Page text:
Moreover, the evidence here also gives rise to the reasonable inference that the killing of Henry Johnson was a prearranged murder and a deliberate act. The jury could have reasonably inferred that the two inmates standing slightly apart from the group containing defendant and Henry Johnson were lookouts, one watching the area between the group of inmates and the entrance to the main corridor and the other watching the inmates in the vicinity.

Additionally, after the stabbing, defendant and Keith Brown began walking together away from the scene. Then, after discovering Steigerwald rushing toward them, they split up, with Brown taking a hat and a school book containing papers bearing defendant's name and prison number into Housing Unit 3 and then on into his cell. The book and hat had blood splatters on them. From this evidence the jury could reasonably have inferred that defendant and Brown had planned to come together after the stabbing so that, in the event of pursuit, defendant could hand off to Brown items which might connect him to the act. Upon seeing Steigerwald coming toward them, defendant and Brown executed the plan. Defendant handed Brown those items with blood on them which could be easily transferred and then Brown dodged around the oncoming officer and headed for his cell. These reasonable inferences that defendant, with the aid of Keith Brown and others, planned, and then carried out, the murder of Henry Johnson further justify the jury's finding of deliberation.

Next to be considered is the defendant's contention that venireperson Betty Clark should have been excused for cause because she stated during voir dire that her son had been shot. Defendant asserts that this answer indicates that Clark would not have been able to sit as a fair and impartial juror in a murder trial. Defendant did not raise this ground in his motion for new trial and it has not been preserved for appeal. Nevertheless, this Court has reviewed this point under the plain error standard. A decision will be reversed for plain error only if manifest injustice or miscarriage of justice resulted from such error. See Rule 30.20.

Clark told the prosecutor about her son in response to his question asking the venirepersons *907 about crimes of which they or members of their immediate family had been victims. After Clark and others had answered this question the prosecutor asked those venirepersons as a whole if they could put aside what may have happened to them or their family and give both the state and the defendant an "equal start." No one responded. Clark's silent assent that she could be a fair and impartial juror was sufficient reason for the trial court to reject defendant's motion to excuse her for cause. See State v. Smith, 649 S.W.2d 417, 427 (Mo. banc), cert. denied, 464 U.S. 908, 104 S. Ct. 262, 78 L. Ed. 2d 246 (1983).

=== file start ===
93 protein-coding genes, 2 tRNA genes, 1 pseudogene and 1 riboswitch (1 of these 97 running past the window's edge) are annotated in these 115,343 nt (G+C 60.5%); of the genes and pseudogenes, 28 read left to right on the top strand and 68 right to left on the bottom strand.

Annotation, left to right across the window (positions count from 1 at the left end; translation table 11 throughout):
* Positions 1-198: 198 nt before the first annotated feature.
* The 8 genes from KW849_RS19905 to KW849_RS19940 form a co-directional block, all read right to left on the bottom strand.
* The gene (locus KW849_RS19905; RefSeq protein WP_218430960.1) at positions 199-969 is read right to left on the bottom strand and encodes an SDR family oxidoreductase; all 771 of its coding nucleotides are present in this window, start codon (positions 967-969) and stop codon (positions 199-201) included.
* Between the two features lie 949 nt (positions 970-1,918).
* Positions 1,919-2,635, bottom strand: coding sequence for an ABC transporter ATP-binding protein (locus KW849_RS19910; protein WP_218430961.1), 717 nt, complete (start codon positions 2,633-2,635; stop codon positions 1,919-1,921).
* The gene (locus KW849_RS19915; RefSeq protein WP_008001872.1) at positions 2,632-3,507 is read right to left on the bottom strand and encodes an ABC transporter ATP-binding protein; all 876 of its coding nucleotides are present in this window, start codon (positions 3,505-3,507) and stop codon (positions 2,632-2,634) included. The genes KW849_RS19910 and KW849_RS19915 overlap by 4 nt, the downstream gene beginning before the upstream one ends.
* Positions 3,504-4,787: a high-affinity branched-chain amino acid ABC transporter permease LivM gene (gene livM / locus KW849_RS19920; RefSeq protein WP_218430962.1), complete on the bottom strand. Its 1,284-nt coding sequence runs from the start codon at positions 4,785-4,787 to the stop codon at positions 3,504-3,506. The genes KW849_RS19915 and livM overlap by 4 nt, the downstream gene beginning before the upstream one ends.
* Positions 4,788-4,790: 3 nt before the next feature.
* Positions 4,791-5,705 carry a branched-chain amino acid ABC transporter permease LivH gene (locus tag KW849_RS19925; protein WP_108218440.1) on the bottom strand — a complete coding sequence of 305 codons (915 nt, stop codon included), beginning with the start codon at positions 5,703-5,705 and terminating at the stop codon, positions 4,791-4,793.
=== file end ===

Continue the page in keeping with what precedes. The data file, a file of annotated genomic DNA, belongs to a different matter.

Defendant suggests the trial court should have conducted an independent examination of Clark to determine whether she held any bias in favor of the prosecution as a result of her son having been shot. The burden, however, is on the defendant to probe into any area on voir dire which is considered to be grounds for disqualification. State v. Riley, 716 S.W.2d 416, 419 (Mo.App.1986); State v. Hendrix, 646 S.W.2d 830, 832 (Mo.App. 1982). This the defendant did not do. While at times the trial court has a duty to independently examine the qualifications of potential jurors, State v. Draper, 675 S.W.2d 863, 865 (Mo. banc 1984), this duty arises only when a member of the venire gives an equivocal or otherwise uncertain answer concerning his or her ability to hear the evidence and adjudge the cause without bias or prejudice, Riley, 716 S.W.2d at 419; Hendrix, 646 S.W.2d at 832. Venireperson Clark gave no equivocal answers in this case. The trial court had no duty to excuse Clark for cause and its refusal to do so did not result in manifest injustice.

Defendant also assigns error to the trial court's admission of three photographs depicting the wounds of the victim on the grounds that they were cumulative, gruesome, and unduly inflammatory and thus that their prejudicial impact outweighed their probative value.

Trial courts exercise broad discretion in the admission of photographs. State v. Guinan, 665 S.W.2d 325, 331 (Mo. banc), cert. denied, 469 U.S. 873, 105 S. Ct. 227, 83 L. Ed. 2d 156 (1984). Photographs, although gruesome, may be admitted if, among other things, they show the nature and location of wounds and they enable the jury to better understand the testimony. State v. Gardner, 618 S.W.2d 40, 41 (Mo. 1981).